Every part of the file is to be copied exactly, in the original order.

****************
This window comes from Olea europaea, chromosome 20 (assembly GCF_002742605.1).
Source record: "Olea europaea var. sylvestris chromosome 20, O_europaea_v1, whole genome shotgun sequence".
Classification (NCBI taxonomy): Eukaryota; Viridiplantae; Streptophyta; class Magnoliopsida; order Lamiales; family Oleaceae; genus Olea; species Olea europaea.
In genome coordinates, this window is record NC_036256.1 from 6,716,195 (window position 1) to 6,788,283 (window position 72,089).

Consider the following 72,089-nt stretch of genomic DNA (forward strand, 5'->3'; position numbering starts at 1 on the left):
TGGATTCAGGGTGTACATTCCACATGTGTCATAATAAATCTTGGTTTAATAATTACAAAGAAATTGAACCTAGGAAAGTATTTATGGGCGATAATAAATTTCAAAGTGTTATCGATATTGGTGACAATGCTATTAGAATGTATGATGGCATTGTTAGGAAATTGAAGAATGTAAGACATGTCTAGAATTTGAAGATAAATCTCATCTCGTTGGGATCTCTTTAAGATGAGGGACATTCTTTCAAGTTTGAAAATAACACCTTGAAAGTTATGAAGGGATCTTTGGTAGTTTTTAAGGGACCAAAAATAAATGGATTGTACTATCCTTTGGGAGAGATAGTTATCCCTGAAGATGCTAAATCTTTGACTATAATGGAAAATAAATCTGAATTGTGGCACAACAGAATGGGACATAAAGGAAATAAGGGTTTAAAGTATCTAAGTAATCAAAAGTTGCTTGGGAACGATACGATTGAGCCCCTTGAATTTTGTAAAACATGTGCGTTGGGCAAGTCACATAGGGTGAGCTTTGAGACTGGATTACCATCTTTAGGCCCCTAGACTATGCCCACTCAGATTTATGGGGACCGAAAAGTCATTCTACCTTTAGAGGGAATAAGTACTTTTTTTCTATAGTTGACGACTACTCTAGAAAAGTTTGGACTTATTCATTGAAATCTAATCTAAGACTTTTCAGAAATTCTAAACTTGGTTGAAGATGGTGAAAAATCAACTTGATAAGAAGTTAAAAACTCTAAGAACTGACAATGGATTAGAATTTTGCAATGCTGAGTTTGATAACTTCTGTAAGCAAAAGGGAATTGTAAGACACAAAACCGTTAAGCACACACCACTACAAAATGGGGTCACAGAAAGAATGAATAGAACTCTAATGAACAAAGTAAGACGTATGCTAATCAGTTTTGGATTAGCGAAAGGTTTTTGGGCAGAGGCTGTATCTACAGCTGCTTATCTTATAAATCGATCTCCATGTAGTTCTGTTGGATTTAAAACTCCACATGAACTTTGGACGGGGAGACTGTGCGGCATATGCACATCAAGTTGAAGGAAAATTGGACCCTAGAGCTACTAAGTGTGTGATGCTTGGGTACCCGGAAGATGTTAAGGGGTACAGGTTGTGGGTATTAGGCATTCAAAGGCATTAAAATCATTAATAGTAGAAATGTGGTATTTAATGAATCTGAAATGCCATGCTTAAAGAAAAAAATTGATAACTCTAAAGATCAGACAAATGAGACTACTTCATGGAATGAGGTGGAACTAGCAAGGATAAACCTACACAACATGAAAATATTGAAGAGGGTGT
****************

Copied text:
This window comes from Olea europaea, chromosome 20 (assembly GCF_002742605.1).
Source record: "Olea europaea var. sylvestris chromosome 20, O_europaea_v1, whole genome shotgun sequence".
Classification (NCBI taxonomy): Eukaryota; Viridiplantae; Streptophyta; class Magnoliopsida; order Lamiales; family Oleaceae; genus Olea; species Olea europaea.
In genome coordinates, this window is record NC_036256.1 from 6,716,195 (window position 1) to 6,788,283 (window position 72,089).

Consider the following 72,089-nt stretch of genomic DNA (forward strand, 5'->3'; position numbering starts at 1 on the left):
TGGATTCAGGGTGTACATTCCACATGTGTCATAATAAATCTTGGTTTAATAATTACAAAGAAATTGAACCTAGGAAAGTATTTATGGGCGATAATAAATTTCAAAGTGTTATCGATATTGGTGACAATGCTATTAGAATGTATGATGGCATTGTTAGGAAATTGAAGAATGTAAGACATGTCTAGAATTTGAAGATAAATCTCATCTCGTTGGGATCTCTTTAAGATGAGGGACATTCTTTCAAGTTTGAAAATAACACCTTGAAAGTTATGAAGGGATCTTTGGTAGTTTTTAAGGGACCAAAAATAAATGGATTGTACTATCCTTTGGGAGAGATAGTTATCCCTGAAGATGCTAAATCTTTGACTATAATGGAAAATAAATCTGAATTGTGGCACAACAGAATGGGACATAAAGGAAATAAGGGTTTAAAGTATCTAAGTAATCAAAAGTTGCTTGGGAACGATACGATTGAGCCCCTTGAATTTTGTAAAACATGTGCGTTGGGCAAGTCACATAGGGTGAGCTTTGAGACTGGATTACCATCTTTAGGCCCCTAGACTATGCCCACTCAGATTTATGGGGACCGAAAAGTCATTCTACCTTTAGAGGGAATAAGTACTTTTTTTCTATAGTTGACGACTACTCTAGAAAAGTTTGGACTTATTCATTGAAATCTAATCTAAGACTTTTCAGAAATTCTAAACTTGGTTGAAGATGGTGAAAAATCAACTTGATAAGAAGTTAAAAACTCTAAGAACTGACAATGGATTAGAATTTTGCAATGCTGAGTTTGATAACTTCTGTAAGCAAAAGGGAATTGTAAGACACAAAACCGTTAAGCACACACCACTACAAAATGGGGTCACAGAAAGAATGAATAGAACTCTAATGAACAAAGTAAGACGTATGCTAATCAGTTTTGGATTAGCGAAAGGTTTTTGGGCAGAGGCTGTATCTACAGCTGCTTATCTTATAAATCGATCTCCATGTAGTTCTGTTGGATTTAAAACTCCACATGAACTTTGGACGGGGAGACTGTGCGGCATATGCACATCAAGTTGAAGGAAAATTGGACCCTAGAGCTACTAAGTGTGTGATGCTTGGGTACCCGGAAGATGTTAAGGGGTACAGGTTGTGGGTATTAGGCATTCAAAGGCATTAAAATCATTAATAGTAGAAATGTGGTATTTAATGAATCTGAAATGCCATGCTTAAAGAAAAAAATTGATAACTCTAAAGATCAGACAAATGAGACTACTTCATGGAATGAGGTGGAACTAGCAAGGATAAACCTACACAACATGAAAATATTGAAGAGGGTGT